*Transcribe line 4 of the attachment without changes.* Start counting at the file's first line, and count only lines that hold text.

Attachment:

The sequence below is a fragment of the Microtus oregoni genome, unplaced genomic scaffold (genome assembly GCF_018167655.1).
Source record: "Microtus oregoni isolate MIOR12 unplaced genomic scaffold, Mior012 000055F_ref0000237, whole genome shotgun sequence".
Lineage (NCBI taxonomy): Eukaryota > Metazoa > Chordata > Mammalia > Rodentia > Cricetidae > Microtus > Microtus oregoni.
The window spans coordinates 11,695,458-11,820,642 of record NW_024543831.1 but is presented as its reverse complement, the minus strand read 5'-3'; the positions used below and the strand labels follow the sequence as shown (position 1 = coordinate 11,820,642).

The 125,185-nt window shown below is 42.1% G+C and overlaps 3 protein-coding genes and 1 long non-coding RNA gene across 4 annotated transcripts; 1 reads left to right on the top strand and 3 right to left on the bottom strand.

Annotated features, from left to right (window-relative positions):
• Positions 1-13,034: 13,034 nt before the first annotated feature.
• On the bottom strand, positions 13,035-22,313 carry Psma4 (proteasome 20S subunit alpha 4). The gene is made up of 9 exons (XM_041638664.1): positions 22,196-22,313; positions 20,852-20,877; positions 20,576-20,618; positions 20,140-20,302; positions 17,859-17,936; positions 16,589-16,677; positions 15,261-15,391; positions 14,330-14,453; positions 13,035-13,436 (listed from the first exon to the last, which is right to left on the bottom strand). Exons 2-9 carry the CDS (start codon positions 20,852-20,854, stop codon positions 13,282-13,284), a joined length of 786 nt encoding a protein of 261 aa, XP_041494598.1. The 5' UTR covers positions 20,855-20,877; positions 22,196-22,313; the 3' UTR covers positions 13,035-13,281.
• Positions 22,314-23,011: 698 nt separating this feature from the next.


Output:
The window spans coordinates 11,695,458-11,820,642 of record NW_024543831.1 but is presented as its reverse complement, the minus strand read 5'-3'; the positions used below and the strand labels follow the sequence as shown (position 1 = coordinate 11,820,642).